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Linturi the firebrand

NAIROBI, September 5 – He is one of the defiant Members of Parliament (MP) pushing for a grand opposition.

With the support of a number of emerging ‘Young Turks’ he tabled a Motion in Parliament pushing for the formation of an official opposition to Kenya’s first coalition government.

The self-styled champion of the vast ‘Miraa constituency’ is not about to give up on issues that hotly brush with key politicians; his latest move has been interpreted as an attempt to curtail the ambitions of certain political figures.

Igembe South MP Mithika Linturi, has filed two Motions in Parliament. One of them (and perhaps the most controversial) seeks to limit the maximum age of a Presidential contender to 65.

Capital News spoke to the KANU MP about the two Motions.

Q. How did you come up with the idea of increasing the retirement age for civil servants from 55 to 60 years?
A. The main idea of this motion is to harmonise the retirement of all public servants in the country. In the Pensions Act the retirement age is pegged at 50 years.

The Parliamentary Service Commissions Act sets it at 60 and if you look at all constitutional office holders like the judges, they retire at 74. So after scrutinising these Acts and the relevant provisions in law, I found there was need to increase the retirement age for all civil servants from 50 to 60 so that they are in line with the PSC Act.

Q. Is that reason enough to justify your Motion?  
A. Well, by so doing we will be saving a lot of money that is factored into the budget for payments of pensions. Kenya currently has 2,000 retirees who are paid almost Sh20 million every year as pension.

Seventy percent of the retirees are less than 60-years-old, if we extend the retirement age to 60 then we will be able to maintain this 70 percent in a payroll hence reducing the pension burden in the budget by the same percentage.

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Also at 50, someone is still energetic so if we extend the age, we will reduce the need of hiring retirees on contracts, which leads to the payment of a salary and pension to the same person. We end up paying the same person twice.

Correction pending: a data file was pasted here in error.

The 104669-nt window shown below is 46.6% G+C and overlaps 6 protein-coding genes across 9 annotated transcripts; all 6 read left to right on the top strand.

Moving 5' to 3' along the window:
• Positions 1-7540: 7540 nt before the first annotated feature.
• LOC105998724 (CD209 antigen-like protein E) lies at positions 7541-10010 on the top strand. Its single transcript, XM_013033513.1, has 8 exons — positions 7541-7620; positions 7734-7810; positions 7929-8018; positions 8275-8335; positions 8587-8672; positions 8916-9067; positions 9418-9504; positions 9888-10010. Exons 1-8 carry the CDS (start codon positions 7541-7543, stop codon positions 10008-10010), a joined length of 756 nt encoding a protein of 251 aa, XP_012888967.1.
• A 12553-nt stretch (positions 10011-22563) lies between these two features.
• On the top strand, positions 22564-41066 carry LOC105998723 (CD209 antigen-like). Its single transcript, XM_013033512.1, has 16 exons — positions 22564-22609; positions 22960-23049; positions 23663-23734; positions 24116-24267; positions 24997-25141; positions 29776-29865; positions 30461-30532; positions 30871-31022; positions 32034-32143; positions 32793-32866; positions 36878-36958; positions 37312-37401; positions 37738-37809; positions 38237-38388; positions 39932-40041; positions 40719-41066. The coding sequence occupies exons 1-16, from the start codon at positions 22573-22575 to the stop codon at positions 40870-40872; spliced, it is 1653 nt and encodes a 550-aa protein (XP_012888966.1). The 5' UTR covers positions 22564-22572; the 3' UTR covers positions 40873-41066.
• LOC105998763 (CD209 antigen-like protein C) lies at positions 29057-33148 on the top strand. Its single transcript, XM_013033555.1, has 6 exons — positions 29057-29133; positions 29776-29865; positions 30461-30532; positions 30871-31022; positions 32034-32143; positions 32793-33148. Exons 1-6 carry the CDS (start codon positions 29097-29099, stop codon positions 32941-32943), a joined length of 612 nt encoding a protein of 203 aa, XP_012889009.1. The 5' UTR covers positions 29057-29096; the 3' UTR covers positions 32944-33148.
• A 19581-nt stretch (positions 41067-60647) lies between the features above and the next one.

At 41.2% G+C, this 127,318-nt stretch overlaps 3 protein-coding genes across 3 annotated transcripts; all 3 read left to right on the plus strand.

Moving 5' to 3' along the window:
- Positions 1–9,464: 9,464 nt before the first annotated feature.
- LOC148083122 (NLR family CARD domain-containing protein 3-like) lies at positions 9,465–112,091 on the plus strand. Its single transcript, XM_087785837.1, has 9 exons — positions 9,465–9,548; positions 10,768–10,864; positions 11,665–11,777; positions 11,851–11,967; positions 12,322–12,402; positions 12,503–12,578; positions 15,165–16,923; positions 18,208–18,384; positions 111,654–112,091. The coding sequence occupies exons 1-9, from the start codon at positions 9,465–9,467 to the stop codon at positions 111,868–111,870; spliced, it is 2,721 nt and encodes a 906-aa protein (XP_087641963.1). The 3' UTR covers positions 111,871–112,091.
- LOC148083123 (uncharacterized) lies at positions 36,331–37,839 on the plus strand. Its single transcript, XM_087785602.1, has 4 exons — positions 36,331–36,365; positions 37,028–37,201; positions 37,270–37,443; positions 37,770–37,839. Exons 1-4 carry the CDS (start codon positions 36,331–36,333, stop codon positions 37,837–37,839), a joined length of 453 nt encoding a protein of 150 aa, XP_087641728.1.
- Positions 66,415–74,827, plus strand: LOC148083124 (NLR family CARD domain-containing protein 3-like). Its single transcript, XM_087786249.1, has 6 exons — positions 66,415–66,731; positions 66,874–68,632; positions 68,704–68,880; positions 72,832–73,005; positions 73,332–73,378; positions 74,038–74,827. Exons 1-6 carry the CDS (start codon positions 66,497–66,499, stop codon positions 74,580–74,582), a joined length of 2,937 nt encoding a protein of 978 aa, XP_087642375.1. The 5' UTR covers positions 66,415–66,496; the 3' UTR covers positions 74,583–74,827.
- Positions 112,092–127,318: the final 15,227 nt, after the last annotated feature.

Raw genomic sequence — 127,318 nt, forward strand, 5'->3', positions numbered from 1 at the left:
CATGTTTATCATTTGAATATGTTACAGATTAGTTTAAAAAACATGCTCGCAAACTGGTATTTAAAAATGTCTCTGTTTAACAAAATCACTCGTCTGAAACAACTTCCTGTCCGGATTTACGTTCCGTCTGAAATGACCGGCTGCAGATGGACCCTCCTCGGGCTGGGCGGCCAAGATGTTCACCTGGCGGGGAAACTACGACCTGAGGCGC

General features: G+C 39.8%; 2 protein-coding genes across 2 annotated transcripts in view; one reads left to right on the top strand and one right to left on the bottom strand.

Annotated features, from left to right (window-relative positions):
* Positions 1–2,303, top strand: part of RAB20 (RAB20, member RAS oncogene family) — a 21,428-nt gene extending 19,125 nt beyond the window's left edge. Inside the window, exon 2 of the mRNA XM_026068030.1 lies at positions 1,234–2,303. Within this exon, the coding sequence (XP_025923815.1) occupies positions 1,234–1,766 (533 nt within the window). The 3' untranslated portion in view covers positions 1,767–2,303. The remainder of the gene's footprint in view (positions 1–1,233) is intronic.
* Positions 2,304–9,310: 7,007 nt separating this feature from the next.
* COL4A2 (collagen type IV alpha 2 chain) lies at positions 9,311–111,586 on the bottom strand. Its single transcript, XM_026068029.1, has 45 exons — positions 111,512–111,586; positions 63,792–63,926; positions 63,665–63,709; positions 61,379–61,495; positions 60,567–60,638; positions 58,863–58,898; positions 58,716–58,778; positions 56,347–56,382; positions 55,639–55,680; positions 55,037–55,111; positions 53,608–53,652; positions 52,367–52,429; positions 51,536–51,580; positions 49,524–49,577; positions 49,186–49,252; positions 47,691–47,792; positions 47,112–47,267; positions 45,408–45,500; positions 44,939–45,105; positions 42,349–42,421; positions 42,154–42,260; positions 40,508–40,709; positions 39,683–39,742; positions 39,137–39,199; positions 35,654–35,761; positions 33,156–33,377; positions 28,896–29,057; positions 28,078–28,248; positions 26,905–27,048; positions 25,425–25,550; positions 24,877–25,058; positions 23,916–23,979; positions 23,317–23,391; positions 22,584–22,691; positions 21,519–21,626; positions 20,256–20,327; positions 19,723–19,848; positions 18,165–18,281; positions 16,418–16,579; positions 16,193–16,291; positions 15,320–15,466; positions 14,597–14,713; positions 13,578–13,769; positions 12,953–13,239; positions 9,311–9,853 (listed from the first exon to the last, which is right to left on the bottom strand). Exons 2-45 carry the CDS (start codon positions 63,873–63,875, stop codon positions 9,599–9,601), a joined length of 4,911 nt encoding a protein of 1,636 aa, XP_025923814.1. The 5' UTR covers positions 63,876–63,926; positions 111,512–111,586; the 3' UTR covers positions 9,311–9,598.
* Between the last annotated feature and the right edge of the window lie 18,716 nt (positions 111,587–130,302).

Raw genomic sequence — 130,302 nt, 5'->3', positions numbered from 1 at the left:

Again at the age of 50 that is when most people have matured and are able to get involved in policy making, such people are productive in the running of public affairs.

Q. What is the motive behind your second Motion, which is to limit the age of a Presidential aspirant?
A. I had to harmonise the retirement age of the President with that of other constitutional office holders like judges. The presidency is also a constitutional office that requires to be harmonised with the rest.

When one vies for the presidency at 64, he/she would retire at 74 like the judges, assuming they serve two terms. After retiring, these leaders could be part of a panel that advises future Presidents.

Q. Why such a Motion now?
A. Because this is the time I decided to bring it, Previously, I have brought other Motions at different times and now this was the right time for this Motion.

Q. Could you be targeting some individuals who most Kenyans believe are interested in the presidency in 2012?
A. It is their constitutional right to say what they want, but my Motion is in the interest of the nation. I think the days of thinking about individuals are long gone, people should stop looking at individuals and look at the future of the nation.

We should create laws for posterity and not laws centered on individuals, let’s think outside this box! Whatever I am doing is for the good interest of this country, and if anybody thinks I am trying to block Prime Minister Raila Odinga, they are wrong. My intentions are clean, and people should stop blocking good things that would help this country in future.

There is already a lower age limit of 35 for the presidency. Why should we lock out young people but leave it open for old people? We should strike a balance too.

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